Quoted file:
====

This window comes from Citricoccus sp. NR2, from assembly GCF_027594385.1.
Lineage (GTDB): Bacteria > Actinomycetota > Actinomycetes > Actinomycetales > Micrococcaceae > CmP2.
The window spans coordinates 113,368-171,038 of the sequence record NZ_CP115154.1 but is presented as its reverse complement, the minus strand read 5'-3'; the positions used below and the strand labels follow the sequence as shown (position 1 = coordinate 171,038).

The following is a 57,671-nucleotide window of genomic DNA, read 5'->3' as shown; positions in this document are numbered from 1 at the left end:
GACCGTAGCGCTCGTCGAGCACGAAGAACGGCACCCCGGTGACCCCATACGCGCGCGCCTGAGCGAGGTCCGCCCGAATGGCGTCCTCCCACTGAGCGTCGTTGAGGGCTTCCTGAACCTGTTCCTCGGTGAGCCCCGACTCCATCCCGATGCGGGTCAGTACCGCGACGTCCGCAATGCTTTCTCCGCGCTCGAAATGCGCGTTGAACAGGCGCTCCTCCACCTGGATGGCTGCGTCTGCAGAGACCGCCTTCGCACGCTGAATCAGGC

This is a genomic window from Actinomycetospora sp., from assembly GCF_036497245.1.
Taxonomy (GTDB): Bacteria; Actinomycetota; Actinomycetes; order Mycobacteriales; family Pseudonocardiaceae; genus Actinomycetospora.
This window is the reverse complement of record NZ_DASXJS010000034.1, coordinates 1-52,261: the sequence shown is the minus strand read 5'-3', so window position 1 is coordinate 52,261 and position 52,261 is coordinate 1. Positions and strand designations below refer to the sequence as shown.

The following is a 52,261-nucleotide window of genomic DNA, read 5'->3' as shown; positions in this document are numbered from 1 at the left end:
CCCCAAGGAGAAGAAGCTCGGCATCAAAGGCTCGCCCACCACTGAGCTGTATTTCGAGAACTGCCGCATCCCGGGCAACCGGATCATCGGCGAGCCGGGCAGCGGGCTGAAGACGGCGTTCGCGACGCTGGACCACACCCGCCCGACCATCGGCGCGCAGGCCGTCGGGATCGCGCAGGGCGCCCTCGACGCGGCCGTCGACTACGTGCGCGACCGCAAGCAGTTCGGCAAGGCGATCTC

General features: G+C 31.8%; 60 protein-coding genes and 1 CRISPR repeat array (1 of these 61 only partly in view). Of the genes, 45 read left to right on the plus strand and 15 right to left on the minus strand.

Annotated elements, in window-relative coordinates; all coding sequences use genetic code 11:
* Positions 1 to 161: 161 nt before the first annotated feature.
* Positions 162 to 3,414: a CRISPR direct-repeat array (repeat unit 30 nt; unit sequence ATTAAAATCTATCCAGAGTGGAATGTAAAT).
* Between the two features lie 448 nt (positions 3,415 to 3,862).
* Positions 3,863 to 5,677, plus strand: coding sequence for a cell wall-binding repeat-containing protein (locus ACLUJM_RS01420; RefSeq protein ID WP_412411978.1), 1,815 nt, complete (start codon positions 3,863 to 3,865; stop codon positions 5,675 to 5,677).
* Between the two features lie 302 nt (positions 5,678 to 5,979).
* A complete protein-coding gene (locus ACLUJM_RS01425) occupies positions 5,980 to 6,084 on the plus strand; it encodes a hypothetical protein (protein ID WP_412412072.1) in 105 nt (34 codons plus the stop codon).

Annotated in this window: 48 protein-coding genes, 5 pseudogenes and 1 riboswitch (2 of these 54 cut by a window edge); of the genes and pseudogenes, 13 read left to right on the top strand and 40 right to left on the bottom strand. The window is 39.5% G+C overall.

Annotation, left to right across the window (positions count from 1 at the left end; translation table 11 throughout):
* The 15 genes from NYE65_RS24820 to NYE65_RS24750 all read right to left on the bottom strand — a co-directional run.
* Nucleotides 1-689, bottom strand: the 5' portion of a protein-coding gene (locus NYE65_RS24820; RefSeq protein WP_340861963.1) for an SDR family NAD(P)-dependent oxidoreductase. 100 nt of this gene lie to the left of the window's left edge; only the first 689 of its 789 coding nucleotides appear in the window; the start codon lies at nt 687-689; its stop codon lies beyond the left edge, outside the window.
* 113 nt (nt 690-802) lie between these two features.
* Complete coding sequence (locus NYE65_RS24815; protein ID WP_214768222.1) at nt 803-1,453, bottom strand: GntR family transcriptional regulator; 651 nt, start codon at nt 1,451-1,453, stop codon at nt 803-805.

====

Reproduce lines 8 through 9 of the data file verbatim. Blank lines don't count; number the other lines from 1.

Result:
This window is the reverse complement of record NZ_DASXJS010000034.1, coordinates 1-52,261: the sequence shown is the minus strand read 5'-3', so window position 1 is coordinate 52,261 and position 52,261 is coordinate 1. Positions and strand designations below refer to the sequence as shown.

The following is a 52,261-nucleotide window of genomic DNA, read 5'->3' as shown; positions in this document are numbered from 1 at the left end: